Here United have five players marking zonally in addition to two man-markers in Luke Shaw and Lisandro Martinez (white) and three players towards the edge of the box to defend the short corner.

Before we move on to the short corner, note that Xhaka and Saliba (red) fall as Martinelli plays a set-piece to Martin Odegaard.

In this case, Arsenal only have two players to defend against the counter attack, Saka and Zinchenko (off shot). Therefore Saliba falls when the corner is taken because the routine involves Zinchenko and Arsenal have to have another player with Saka to defend the possible counter.

Xhaka, meanwhile, moves towards the edge of the box…

… because when Odegaard plays the pass to Zinchenko (who was out of bounds on the left), it becomes a four-on-three and Xhaka becomes the free man.

Zinchenko then finds Xhaka’s run into space which catches Scott McTominay and Wout Weghorst (white, near the penalty spot) who is positioned to protect the near post. From there, Xhaka passes it to Partey, who misses the target.

On the second attempt, the routine is successful. Again, United have the same defensive setup with three players to defend against the short corner, two man-markers (white) and the rest are zonal. Saliba and Xhaka (red) start to drop when the short corner is played…

… Xhaka moves to the free space towards the edge of the box and Saliba drops to allow Zinchenko (out of shot) to advance.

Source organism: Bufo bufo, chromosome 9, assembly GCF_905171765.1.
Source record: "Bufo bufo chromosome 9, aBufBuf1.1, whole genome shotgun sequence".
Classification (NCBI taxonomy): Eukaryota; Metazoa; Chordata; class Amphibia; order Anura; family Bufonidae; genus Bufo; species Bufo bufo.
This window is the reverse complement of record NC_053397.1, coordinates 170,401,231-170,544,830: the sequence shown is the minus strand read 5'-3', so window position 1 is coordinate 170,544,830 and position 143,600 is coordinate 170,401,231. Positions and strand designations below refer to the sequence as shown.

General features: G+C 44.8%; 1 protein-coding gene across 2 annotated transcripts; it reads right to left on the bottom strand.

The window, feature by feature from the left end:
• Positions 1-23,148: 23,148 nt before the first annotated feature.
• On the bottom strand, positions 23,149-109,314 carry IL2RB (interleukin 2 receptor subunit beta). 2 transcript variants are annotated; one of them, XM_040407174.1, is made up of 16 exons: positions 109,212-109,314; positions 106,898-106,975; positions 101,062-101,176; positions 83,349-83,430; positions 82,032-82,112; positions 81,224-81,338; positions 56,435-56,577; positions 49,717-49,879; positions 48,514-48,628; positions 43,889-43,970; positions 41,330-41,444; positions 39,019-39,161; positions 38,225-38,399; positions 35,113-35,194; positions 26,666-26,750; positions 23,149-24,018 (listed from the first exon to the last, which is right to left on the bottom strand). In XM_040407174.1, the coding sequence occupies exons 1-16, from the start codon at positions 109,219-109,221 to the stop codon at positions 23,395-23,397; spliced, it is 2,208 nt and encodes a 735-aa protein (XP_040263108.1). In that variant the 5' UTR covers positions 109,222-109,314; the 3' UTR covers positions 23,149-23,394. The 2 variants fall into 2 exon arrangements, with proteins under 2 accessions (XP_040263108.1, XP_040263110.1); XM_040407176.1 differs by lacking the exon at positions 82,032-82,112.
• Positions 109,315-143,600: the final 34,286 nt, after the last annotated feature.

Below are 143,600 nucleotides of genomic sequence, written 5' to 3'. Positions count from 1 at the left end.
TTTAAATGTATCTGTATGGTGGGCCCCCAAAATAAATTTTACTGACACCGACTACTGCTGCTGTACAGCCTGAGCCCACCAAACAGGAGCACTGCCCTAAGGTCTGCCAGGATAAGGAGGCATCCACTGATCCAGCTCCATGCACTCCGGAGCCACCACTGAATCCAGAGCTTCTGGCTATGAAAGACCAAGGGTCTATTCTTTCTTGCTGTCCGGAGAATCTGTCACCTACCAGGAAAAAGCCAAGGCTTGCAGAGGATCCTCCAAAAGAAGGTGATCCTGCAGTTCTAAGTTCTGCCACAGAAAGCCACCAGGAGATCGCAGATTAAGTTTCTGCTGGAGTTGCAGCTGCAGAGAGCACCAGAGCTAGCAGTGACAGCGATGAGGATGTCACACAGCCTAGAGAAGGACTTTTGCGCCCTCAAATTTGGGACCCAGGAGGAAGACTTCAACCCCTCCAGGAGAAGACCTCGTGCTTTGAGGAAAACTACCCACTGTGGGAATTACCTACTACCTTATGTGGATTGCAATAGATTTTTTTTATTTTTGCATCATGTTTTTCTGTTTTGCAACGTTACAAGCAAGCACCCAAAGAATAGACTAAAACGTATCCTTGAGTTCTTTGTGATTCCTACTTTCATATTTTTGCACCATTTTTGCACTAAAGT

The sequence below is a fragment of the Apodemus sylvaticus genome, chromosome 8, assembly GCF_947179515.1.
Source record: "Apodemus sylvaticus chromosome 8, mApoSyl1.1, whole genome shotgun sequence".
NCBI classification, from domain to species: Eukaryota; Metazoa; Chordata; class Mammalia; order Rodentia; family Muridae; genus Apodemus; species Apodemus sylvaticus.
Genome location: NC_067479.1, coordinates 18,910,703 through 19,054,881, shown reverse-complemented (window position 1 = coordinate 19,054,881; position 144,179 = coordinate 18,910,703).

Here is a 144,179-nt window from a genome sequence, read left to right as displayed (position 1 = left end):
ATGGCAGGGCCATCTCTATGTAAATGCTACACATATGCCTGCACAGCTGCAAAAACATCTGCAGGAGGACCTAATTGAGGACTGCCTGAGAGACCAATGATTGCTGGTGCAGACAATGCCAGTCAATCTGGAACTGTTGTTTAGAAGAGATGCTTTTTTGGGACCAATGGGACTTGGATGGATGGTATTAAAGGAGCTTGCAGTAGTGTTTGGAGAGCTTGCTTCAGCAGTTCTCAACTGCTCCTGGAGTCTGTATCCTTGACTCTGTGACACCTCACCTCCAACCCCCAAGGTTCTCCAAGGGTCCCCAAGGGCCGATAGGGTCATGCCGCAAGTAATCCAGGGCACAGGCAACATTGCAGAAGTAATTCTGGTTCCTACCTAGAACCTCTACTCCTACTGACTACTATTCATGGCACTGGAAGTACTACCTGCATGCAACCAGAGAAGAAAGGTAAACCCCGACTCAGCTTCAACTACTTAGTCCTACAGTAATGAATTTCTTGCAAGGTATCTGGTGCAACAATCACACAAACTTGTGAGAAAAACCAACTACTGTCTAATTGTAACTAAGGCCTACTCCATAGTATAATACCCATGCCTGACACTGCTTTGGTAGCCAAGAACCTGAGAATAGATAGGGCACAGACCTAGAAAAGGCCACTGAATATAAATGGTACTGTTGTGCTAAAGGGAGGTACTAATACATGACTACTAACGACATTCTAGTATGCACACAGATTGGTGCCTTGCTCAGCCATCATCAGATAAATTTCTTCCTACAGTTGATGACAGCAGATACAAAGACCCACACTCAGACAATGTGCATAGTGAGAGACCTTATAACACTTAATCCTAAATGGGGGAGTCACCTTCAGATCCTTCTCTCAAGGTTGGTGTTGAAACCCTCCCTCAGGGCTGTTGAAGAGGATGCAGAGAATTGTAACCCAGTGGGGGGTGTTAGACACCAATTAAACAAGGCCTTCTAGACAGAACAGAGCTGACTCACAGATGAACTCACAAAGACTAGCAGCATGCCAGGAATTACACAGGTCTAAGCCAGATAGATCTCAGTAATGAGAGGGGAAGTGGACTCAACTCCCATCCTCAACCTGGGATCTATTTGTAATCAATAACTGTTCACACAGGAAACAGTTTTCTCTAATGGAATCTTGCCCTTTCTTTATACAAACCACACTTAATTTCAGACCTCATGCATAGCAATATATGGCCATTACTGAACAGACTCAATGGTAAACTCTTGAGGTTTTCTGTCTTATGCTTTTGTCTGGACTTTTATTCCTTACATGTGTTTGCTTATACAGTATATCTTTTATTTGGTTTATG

Xhaka calls for the pass but Martinelli correctly does not play it as this time McTominay is aware of the Arsenal midfielder’s movement.

So Martinelli plays it backwards to Saliba who plays the ball into Zinchenko and it looks like the Arsenal routine has been neutralized. The reason United don’t switch completely to the side of the ball is that of the four Arsenal players (yellow) on the other side. Eddie Nketiah, the eventual goalscorer, is out of action.

Zinchenko then plays a neat ball into Xhaka and with McTominay still catching up…

… Bruno Fernandes shifts his focus away from Martinelli and towards Xhaka, allowing the Brazilian winger to make a forward run into space with the rest of the United defenders occupied by the Arsenal players in the box.

Xhaka does not play the ball to Martinelli and goes back to Zinchenko who is free to advance and move away from Antony (white) because Saliba (out of shot) is already covering him to protect against the counter.

This forces Christian Eriksen to move up against Zinchenko and thus Arsenal have the overload again, with Xhaka the free man this time. Zinchenko plays the ball into Odegaard…

… who find out that Xhaka has run out. At the other end, Nketiah (yellow) moves away from Aaron Wan-Bissaka to position himself on the defender’s blind side…

… which allows him to attack the cross and head the ball into the net.

Using corners to gain marginal advantages over their opponents will be important for Arsenal in their title race this season. The improvement in this phase of the game since Jover arrived is remarkable.

In the five seasons before Jover joined, Arsenal had not scored more than 10 goals in a single campaign. In his first season (2021-22) they scored 13. This season they are on seven after 19 games.

Arsenal goals from corners since 2016-17

Season Goal from corner kick % of corner goals

2016-17

9

11.7

2017-18

10

13.5

2018-19

8

11

2019-20

9

16.1

2020-21

3

5.5

2021-22

13

21.3

2022-23

7

15.6

Corners proved vital to the title winners in the inaugural Premier League season and with an increased focus on set-pieces in the top flight, they could do so again as Arsenal look to win their first league title since 2003-04.

Arteta’s side have turned a corner.